The evolution of transmission and distribution (part 2 of 2)
My previous post drew a comparison between flying cars and the power grid of the future. The similarity lies in the transitions from their current states. How would our centralized air traffic control system adapt to consumers flying their own vehicles? It would have to operate on much smaller scales with tremendous increases in volume and efficiency.
The utilities industry will have some of the same challenges moving to a bidirectional, or even omnidirectional flow of electricity. While the grid infrastructure has been significantly updated and improved, we’re still a long way from realizing the full consumer, economic and environmental benefits of a digitized grid.
Technology drives transformation
From a technology perspective, greater emphasis and investment in several areas will be required to achieve these benefits:
Seeing the bigger picture: Instead of solving discreet problems at their location or based on utility organizational structure, technology solutions must increasingly take a holistic view of the grid as a system. The broader impacts of increased distributed generation, changing load shapes, demand spikes and cyberthreats must be understood in the context of their impact on the whole grid.
Monitoring, awareness and control: The digital grid requires significant investment in advanced sensors and software, from phasor measurement units at the transmission level to advanced distribution management systems on the lower-voltage network. It’s the only way to manage the operational challenges posed by the intermittency of increased distributed generation such as voltage fluctuations, equipment overloads etc.
Putting intelligence where it’s needed: We hear so much about the advantages of cloud computing, edge computing, distributed intelligence and machine learning. All will be critical to the digital grid and integrating operational technologies with IT. Cloud computing will optimize IT costs and system-wide analytics, while edge computing will allow rapidly changing grid conditions and transactive energy markets to be managed at a localized level.
Regulators must keep pace with the changes in the utilities market
The key question for so many utilities is the regulatory environment. Regulatory uncertainty makes investment decisions perilous. But we’re starting to see some clear patterns in terms of regulatory initiatives across multiple states as commissioners recognize the significance of this transformation and the importance of regulatory clarity.
From coal plant retirements to more diverse integrated resource planning to the accessibility of renewable energy, regulators in states both blue and red are going greener. They’re also encouraging adoption of:
- Electric vehicles and storage technology
- Time-variant pricing programs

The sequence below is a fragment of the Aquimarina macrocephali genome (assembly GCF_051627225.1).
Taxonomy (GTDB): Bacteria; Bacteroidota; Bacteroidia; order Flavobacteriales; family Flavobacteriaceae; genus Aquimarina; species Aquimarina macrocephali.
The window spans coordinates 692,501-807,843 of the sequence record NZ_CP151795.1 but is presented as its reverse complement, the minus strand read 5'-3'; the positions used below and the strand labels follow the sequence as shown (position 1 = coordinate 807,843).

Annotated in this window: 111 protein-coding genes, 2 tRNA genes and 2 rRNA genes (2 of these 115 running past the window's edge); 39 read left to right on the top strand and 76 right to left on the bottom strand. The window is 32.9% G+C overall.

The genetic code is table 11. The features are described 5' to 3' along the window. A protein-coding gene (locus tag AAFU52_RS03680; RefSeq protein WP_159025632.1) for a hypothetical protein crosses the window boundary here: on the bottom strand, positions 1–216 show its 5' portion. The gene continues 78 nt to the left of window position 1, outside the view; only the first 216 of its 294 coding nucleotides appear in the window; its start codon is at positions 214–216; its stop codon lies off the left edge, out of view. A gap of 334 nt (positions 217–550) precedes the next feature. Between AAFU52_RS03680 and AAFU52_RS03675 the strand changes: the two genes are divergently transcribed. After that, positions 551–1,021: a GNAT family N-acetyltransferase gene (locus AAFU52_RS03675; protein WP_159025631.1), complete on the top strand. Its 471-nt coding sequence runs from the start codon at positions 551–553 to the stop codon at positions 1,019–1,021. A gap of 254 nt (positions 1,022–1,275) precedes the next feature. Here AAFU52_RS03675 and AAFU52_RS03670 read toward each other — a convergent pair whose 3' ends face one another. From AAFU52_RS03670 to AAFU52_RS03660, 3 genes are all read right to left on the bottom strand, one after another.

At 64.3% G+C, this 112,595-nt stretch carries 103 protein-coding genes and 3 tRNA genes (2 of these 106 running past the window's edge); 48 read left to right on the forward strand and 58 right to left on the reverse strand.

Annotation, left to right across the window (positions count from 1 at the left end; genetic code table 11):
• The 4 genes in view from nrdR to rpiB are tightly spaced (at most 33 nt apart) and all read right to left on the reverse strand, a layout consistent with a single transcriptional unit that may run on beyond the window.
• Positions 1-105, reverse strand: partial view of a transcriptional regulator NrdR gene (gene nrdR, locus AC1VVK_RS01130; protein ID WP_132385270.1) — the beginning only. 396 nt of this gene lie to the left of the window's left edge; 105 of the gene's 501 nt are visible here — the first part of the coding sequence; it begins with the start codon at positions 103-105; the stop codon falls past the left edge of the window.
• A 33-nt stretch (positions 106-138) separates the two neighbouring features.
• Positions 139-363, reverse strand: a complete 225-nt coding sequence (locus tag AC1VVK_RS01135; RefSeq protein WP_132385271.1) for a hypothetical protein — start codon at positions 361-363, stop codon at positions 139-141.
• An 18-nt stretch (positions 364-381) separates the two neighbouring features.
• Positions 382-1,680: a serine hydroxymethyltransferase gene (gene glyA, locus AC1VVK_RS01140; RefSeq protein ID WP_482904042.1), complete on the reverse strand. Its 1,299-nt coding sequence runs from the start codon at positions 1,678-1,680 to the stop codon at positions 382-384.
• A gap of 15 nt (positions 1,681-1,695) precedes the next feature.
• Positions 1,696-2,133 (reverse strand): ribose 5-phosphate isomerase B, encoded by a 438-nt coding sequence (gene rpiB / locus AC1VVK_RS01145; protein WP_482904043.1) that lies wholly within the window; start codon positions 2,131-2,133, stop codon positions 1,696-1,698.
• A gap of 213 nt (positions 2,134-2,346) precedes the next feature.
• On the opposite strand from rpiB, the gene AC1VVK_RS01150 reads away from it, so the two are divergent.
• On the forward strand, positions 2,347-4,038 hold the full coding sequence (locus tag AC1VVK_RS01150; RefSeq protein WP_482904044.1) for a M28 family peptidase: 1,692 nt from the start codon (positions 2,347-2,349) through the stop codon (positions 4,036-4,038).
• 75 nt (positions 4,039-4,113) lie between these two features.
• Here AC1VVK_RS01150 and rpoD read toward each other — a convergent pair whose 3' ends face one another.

- Blockchain-enabled transactive energy pilots
- Higher energy efficiency goals
Perhaps most importantly, regulators are starting to take meaningful steps in reforming the utility business model. The traditional rate-based, cost-of-service model is adapting to new realities and approaches to driving innovation. These steps include performance-based ratemaking (PBR) in which utility shareholders are compensated, in part, on their ability to improve reliability, efficiency and customer service.
Several states are also changing the rules around CapEx versus OpEx, enabling utilities to recover costs of cloud-based software and services that improve customer service and enable new offerings. And generous net metering tariffs won’t propel the residential solar market forever. Regulators are directing utilities to plan distribution systems based on the true value of solar assets, determined by their location and impact to the grid.
The future looks bright indeed
These are just some of the technology and regulatory requirements to move us toward a digital grid and a more distributed energy marketplace. Many of these themes are captured in New York’s Reforming the Energy Vision (REV) proceeding, which is considered by many to represent the leading edge of regulatory reform. Many are watching New York closely to determine if they’ve found the right formula.
Billed as a comprehensive energy strategy for the state of New York, REV promises a host of policy outcomes that include:
- Customer choice and empowerment
- More clean energy and resulting CO2 emissions
- A more flexible and resilient power grid
- Driving innovation such as the evolution of Distributed Energy Resource Management Systems (DERMS)
- Testing new business models and market designs
All of these dynamics represent a remarkable confluence of need and opportunity, where new technologies to address key challenges are available and cost-effective. The outcome will be more clean energy, a more resilient and flexible power grid, and empowered consumers making choices based on their needs. Building this digital energy infrastructure may not be quite as exotic as the notion of flying cars, but it still may be the most important engineering feat of the 21st century.